Like much of the internet, online reviews are often fake. No matter the platform—Amazon, TripAdvisor, Yelp, or another—no matter the subject, where user reviews are public, fakery usually follows.
The practice has surged in popularity in recent years as retailers scramble to capitalize on consumers’ love of ecommerce. Saoud Khalifah, CEO of the fraudulent-review tracking company FakeSpot, says the number of companies padding their online ratings using reviews generated by bots, ghostwriters, or other schemes has increased dramatically over the past four years.
“When I started [looking into] this in 2015, it wasn’t as big as it is today,” said Khalifah. “Today, it has reached epidemic proportions—whether you’re looking at Sephora, Walmart, Amazon—it’s like a plague right now.”
Commissioners Rohit Chopra and Rebecca Slaughter of the Federal Trade Commission say it’s about to get a lot worse, and they know who to blame: their own agency. The FTC this week brought its first case against a company for enlisting its employees in a coordinated fake-review campaign to boost sales. Chopra and Slaughter say the decision reached by their fellow commissioners could usher in even more review fraud. The settlement did not require the company to admit fault, notify customers of the fraud, or turn over any ill-gotten gains.
“Dishonest firms may come to conclude that posting fake reviews is a viable strategy, given the proposed outcome here,” Chopra said in a statement dissenting from the FTC’s decision, joined by Slaughter. “Honest firms, who are the biggest victims of this fraud, may be wondering if they are losing out by following the law. Consumers may come to lack confidence that reviews are truthful.”
A Fraught Fraud Case
The case in question concerns skin-care brand Sunday Riley, which on Monday agreed to settle FTC charges that it posted faked reviews for its products on Sephora’s website for nearly two years. The FTC has the power to punish companies for engaging in online review fraud, through fines, forfeitures, or notices, among other things. But the Sunday Riley decision amounted to little more than finger wagging, Chopra and Slaughter say.
The dissenting commissioners say the agency’s investigation uncovered more than enough evidence to prove that Sunday Riley had engaged in online review fraud—including an Instagram comment posted by a brand representative that confirmed the company had posted fake reviews. But the FTC voted 3–2 to allow Sunday Riley to settle the charges by agreeing not to post future fake reviews, without admitting fault.
Chopra and Slaughter say the settlement will ultimately do more harm than good and that it tells companies there’s little risk in engaging in online review fraud; even if regulators find the fake reviews, the company won’t face a meaningful punishment, the dissenters say. Other agency staffers said they feared the decision could harm competition online, as the FTC’s reluctance to crack down on fake reviews in such a high-profile case may also influence decisions by state and local courts.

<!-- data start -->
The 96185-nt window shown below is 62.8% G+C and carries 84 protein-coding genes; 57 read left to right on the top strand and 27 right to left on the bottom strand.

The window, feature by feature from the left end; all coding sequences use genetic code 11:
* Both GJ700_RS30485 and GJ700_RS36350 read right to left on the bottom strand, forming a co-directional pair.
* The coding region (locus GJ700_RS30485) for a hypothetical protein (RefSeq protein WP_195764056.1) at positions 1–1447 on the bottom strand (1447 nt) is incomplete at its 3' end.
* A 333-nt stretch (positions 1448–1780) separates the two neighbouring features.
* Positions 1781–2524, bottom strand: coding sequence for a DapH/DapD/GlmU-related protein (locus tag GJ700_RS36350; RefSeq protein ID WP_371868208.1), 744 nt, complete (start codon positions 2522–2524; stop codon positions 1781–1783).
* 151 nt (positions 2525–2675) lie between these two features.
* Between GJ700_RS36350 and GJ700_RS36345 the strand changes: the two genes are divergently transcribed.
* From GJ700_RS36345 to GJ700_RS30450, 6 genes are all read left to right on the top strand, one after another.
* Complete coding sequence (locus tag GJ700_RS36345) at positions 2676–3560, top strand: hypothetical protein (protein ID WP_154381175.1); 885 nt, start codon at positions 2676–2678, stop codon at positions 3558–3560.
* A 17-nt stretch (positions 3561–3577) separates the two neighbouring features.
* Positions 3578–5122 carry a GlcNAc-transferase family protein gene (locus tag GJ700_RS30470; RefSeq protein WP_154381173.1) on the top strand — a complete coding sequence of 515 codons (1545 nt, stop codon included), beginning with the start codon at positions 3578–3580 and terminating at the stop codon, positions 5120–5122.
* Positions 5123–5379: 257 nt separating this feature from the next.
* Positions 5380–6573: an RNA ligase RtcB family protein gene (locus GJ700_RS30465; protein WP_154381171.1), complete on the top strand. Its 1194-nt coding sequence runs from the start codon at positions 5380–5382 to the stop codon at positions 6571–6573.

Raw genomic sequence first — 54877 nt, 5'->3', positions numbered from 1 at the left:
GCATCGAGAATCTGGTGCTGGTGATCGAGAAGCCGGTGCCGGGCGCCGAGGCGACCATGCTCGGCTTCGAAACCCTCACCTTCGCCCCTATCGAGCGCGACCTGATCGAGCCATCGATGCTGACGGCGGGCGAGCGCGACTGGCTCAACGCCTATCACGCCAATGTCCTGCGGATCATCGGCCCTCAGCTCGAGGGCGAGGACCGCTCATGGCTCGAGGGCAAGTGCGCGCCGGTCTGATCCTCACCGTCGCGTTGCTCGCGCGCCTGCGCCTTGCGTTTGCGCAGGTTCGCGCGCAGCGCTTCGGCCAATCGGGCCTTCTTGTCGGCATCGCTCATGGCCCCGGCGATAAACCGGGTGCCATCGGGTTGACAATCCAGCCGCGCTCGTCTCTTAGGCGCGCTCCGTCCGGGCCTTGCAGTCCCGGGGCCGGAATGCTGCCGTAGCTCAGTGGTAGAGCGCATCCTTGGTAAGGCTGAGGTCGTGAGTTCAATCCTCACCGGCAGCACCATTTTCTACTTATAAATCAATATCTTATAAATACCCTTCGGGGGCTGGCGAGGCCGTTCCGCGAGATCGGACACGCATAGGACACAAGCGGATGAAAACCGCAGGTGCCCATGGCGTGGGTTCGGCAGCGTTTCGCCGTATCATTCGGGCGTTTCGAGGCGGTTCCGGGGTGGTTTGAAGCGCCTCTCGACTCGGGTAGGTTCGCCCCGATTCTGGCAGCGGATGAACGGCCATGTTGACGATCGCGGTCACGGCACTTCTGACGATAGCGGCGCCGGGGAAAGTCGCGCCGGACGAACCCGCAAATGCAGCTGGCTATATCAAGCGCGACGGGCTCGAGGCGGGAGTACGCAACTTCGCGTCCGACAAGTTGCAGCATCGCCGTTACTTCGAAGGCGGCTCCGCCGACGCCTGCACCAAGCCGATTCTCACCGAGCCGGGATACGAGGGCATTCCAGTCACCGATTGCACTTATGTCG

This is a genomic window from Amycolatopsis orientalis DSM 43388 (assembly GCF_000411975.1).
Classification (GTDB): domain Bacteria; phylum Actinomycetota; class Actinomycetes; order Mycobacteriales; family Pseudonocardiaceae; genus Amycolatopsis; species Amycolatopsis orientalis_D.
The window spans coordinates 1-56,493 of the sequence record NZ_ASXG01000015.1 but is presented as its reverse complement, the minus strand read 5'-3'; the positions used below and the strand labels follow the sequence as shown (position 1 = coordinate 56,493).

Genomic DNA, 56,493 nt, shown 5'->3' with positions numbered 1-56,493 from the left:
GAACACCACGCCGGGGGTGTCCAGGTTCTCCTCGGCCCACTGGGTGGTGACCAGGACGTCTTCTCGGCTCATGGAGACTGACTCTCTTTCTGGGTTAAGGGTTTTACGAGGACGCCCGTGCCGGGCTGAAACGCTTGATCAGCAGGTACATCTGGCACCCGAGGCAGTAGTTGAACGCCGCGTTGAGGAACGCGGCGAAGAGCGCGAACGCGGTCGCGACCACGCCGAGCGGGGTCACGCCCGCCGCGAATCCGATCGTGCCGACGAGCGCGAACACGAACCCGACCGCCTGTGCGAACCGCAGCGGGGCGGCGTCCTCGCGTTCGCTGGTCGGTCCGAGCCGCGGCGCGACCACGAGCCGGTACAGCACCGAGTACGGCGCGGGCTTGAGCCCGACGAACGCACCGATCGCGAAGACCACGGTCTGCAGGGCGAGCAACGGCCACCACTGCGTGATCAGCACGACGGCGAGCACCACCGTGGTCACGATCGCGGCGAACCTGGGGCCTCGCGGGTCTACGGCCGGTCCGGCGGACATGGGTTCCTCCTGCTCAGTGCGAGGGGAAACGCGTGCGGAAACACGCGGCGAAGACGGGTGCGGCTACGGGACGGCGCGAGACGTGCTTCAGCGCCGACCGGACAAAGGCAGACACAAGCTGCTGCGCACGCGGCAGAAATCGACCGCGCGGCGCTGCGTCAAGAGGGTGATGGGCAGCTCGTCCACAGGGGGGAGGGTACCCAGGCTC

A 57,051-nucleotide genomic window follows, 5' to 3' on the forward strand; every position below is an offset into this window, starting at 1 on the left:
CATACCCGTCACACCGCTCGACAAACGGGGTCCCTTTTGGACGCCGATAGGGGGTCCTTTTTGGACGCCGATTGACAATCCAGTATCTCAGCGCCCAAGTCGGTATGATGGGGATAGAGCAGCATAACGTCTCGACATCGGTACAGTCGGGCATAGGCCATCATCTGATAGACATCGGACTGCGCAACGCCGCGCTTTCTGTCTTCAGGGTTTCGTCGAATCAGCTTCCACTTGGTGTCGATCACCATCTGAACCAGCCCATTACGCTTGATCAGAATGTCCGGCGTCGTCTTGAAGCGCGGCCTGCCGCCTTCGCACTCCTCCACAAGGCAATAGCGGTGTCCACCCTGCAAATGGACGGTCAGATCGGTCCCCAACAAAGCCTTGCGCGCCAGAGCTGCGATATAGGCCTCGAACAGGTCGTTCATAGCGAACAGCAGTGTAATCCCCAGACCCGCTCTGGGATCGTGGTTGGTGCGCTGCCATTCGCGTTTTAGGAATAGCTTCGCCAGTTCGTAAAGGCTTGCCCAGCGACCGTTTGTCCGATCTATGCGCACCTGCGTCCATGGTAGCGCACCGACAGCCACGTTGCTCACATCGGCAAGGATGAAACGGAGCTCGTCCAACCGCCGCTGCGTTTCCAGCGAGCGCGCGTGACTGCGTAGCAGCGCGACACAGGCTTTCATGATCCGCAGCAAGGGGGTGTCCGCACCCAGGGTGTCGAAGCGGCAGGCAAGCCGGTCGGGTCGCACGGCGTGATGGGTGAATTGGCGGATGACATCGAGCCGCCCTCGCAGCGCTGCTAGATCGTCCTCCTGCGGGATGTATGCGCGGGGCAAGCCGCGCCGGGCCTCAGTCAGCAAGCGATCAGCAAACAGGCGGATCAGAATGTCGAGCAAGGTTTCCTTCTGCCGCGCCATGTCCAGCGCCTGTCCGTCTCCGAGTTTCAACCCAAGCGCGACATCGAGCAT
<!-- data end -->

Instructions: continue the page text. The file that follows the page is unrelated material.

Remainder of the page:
It is extraordinarily rare for the FTC to get a fake-review case as straightforward, prosecutable, and evidence-rich as Sunday Riley, FTC staffers say. Normally, it’s difficult for regulators to identify when companies engage in fake review schemes online, as the agency doesn’t have the staff to investigate the millions of online reviews; staffers say they often rely on tips from the fraud teams at ecommerce platforms to begin an investigation. Even then, the FTC is often hamstrung because there’s not enough evidence to build a strong case, or because many peddlers of fake reviews aren’t located in the US.
Multiple agency staffers described the Sunday Riley case an unusually good enforcement opportunity. It was brought to the FTC’s attention after a whistle-blower shared a company email to Reddit in which Sunday Riley employees were given step-by-step directions on how to post fake reviews to Sephora’s website and avoid detection. A subsequent investigation found more evidence implicating company executives.
“It is difficult to imagine more egregious facts, yet all the commission is imposing is an order that the company and its CEO not repeat their lawbreaking,” Chopra said. “This settlement sends the wrong message to the marketplace.”
The three commissioners who voted in favor of the settlement did not issue an opinion explaining their reasoning. Commissioners Noah Wilson and Christine Phillips declined to comment when asked about the case. Neither FTC chair Joseph Simons nor Sunday Riley responded to multiple requests for comment.